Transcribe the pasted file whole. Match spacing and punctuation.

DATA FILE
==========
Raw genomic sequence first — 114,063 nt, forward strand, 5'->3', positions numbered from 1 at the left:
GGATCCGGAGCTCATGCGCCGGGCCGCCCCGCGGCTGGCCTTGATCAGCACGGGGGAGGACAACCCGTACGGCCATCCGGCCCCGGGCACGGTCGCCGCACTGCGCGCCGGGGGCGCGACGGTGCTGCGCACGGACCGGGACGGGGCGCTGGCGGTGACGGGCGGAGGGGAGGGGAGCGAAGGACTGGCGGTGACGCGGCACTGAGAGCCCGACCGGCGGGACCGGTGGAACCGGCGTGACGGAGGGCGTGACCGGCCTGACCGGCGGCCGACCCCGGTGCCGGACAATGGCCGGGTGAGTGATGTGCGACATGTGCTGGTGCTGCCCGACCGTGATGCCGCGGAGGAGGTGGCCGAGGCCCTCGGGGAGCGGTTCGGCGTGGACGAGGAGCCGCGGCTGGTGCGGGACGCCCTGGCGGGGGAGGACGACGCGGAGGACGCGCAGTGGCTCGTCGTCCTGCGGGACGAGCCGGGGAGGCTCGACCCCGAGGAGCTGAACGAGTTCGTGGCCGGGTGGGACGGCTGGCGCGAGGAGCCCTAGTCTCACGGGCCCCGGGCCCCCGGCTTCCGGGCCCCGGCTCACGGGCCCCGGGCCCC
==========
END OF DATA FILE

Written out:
Raw genomic sequence first — 114,063 nt, forward strand, 5'->3', positions numbered from 1 at the left:
GGATCCGGAGCTCATGCGCCGGGCCGCCCCGCGGCTGGCCTTGATCAGCACGGGGGAGGACAACCCGTACGGCCATCCGGCCCCGGGCACGGTCGCCGCACTGCGCGCCGGGGGCGCGACGGTGCTGCGCACGGACCGGGACGGGGCGCTGGCGGTGACGGGCGGAGGGGAGGGGAGCGAAGGACTGGCGGTGACGCGGCACTGAGAGCCCGACCGGCGGGACCGGTGGAACCGGCGTGACGGAGGGCGTGACCGGCCTGACCGGCGGCCGACCCCGGTGCCGGACAATGGCCGGGTGAGTGATGTGCGACATGTGCTGGTGCTGCCCGACCGTGATGCCGCGGAGGAGGTGGCCGAGGCCCTCGGGGAGCGGTTCGGCGTGGACGAGGAGCCGCGGCTGGTGCGGGACGCCCTGGCGGGGGAGGACGACGCGGAGGACGCGCAGTGGCTCGTCGTCCTGCGGGACGAGCCGGGGAGGCTCGACCCCGAGGAGCTGAACGAGTTCGTGGCCGGGTGGGACGGCTGGCGCGAGGAGCCCTAGTCTCACGGGCCCCGGGCCCCCGGCTTCCGGGCCCCGGCTCACGGGCCCCGGGCCCC